Shortfin Mako Shark

Shortfin mako sharks, also known as bonito sharks or blue pointer, can be found from Nova Scotia to the Gulf of Mexico a long the East Coast of the United States. As with most sharks, chumming is an effective way to attract Shortfin mako sharks. Effective methods for catching these sharks include night fishing, drift fishing, and saltwater trolling

Shortfin Mako Shark

Region: South, Northeast
Habitat: Ocean

How to identify Shortfin Mako Shark

There are two common species of Shortfin Mako Shark, the Pacific Shortin Mako and Atlantic Shortfin Mako. They are similar in appearance.

The shortfin mako shark is the fastest shark, swimming up to 45 mph. This shark is also known as the “blue pointer” or “bonito shark.” Shortfin makos stand out from other sharks because of their distinct coloring and protruding teeth. Their coloring on their backs ranges from vibrant blue to purple, while their sides are silver, and their abdomens are white. Their mouths and the underside of their snouts are also white. The shortfin mako shark’s teeth are very long and protrude from their mouths when their jaws are closed. Shortfins grow as long as 13 feet and can weigh up to 1200 pounds.

Where to catch Shortfin Mako Shark

Atlantic Shortfin Mako sharks are found from Browns Bank near Nova Scotia to the Gulf of Mexico and Argentina. They’re usually found in areas with plenty of swordfish because this is their favorite food. They usually stick to the open waters and are often spotted near the surface.

Pacific Shortfin Makos are found in the eastern Pacific from Columbia River in Washington state south to Chile. They are most common off the western coast of California. Pacific shortfin Makos are also found in the waters off Hawaii.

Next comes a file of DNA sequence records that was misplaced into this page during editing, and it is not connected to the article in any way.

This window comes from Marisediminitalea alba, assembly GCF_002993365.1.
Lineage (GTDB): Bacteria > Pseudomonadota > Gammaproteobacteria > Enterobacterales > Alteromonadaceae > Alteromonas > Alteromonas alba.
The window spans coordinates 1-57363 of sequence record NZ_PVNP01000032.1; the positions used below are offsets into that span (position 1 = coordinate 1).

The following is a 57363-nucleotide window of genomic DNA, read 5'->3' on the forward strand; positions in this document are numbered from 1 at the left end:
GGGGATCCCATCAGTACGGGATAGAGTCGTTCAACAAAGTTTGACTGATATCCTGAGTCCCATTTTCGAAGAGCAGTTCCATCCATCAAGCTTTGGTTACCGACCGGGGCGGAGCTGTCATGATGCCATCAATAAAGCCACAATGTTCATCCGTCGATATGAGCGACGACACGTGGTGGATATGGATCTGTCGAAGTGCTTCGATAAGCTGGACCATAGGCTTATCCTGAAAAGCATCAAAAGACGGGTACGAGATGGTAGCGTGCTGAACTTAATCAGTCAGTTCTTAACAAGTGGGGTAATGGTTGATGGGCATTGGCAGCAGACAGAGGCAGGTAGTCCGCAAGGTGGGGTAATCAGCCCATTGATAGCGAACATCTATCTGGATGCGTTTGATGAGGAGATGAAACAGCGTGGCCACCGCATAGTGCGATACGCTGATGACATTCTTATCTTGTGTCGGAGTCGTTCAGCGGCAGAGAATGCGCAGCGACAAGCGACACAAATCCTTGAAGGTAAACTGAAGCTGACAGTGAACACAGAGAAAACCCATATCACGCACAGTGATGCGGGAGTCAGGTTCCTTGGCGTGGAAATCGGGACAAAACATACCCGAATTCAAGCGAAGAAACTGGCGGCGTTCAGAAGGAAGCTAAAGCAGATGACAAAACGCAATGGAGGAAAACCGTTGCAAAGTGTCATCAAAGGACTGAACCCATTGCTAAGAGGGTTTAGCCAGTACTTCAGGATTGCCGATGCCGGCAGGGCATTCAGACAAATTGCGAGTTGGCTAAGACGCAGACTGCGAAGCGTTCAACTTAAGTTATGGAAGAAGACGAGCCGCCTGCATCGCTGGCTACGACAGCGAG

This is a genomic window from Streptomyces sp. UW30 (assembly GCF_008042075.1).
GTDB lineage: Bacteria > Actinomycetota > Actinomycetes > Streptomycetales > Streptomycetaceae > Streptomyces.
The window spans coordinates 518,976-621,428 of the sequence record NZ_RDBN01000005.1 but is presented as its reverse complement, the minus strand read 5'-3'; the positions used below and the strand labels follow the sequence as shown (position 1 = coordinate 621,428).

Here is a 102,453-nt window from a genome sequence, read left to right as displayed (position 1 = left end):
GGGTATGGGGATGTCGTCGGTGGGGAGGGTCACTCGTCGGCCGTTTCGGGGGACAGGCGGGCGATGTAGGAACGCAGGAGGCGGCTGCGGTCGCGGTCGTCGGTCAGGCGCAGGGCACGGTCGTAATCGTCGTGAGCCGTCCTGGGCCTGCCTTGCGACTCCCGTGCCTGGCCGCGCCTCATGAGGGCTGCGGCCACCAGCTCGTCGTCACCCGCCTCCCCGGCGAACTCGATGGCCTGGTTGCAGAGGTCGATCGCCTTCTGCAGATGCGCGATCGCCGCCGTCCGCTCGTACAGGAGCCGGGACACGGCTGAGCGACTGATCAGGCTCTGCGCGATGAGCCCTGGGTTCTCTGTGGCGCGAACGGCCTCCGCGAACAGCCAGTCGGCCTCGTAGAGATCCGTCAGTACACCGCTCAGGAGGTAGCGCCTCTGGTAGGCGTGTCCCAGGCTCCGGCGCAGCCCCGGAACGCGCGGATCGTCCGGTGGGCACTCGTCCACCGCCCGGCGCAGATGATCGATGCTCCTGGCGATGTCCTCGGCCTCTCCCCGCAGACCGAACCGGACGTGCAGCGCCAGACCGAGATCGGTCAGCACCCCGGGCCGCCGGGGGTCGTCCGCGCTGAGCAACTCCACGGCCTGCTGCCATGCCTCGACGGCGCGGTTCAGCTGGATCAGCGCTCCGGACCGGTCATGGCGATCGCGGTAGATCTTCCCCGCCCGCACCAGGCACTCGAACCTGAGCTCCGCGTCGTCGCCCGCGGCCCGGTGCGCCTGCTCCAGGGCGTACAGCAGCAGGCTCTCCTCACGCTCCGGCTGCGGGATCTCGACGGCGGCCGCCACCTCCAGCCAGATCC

All species of Shortfin Makos are highly migratory and will swim long distances. They are most abundant in tropical and temperate oceans. While adults are found in open waters offshore, juveniles are tyically found in nearshore coastal waters. Shortfin Makos typically inhabit the upper water column.

Range: South, Northeast
Shortfin Mako Shark Fishing Map

The following are habitats where you can catch Shortfin Mako Shark:

How to catch Shortfin Mako Shark

Chumming is a must when it comes to catching shortfin mako sharks, so bringing along a big chum bag is recommended. For gear, anglers should choose 8/0-11/0 hooks and plenty of steel leader equipped with a crimped barrel swivel on one end. It is advisable to use a big-game rod and reel combination with a minimum of 500-yard, 50-pound test line. Bait should be cast out to the center of the chum slick and allowed to settle 30-50 feet down. Anglers should check to make sure that it’s not too far from the rear of the boat. Once a shortfin strikes, it is advisable to wait long enough to ensure the hook’s in the mouth before setting the hook. Anglers should avoid yanking or jerking when setting the hook, but rather employ a strong, consistent pull while reeling. This method works better for setting a hook. Other good methods to try include night fishing, drift fishing, and saltwater trolling.

The following are effective fishing methods and techniques for catching Shortfin Mako Shark:

Best Lures, Bait & Tackle to catch Shortfin Mako Shark

The best bait to use for shortfin mako sharks is bluefish. Other effective baits include menhaden, squid, and mackerel.

The following are fishing lures, bait and tackle that can be used to catch Shortfin Mako Shark: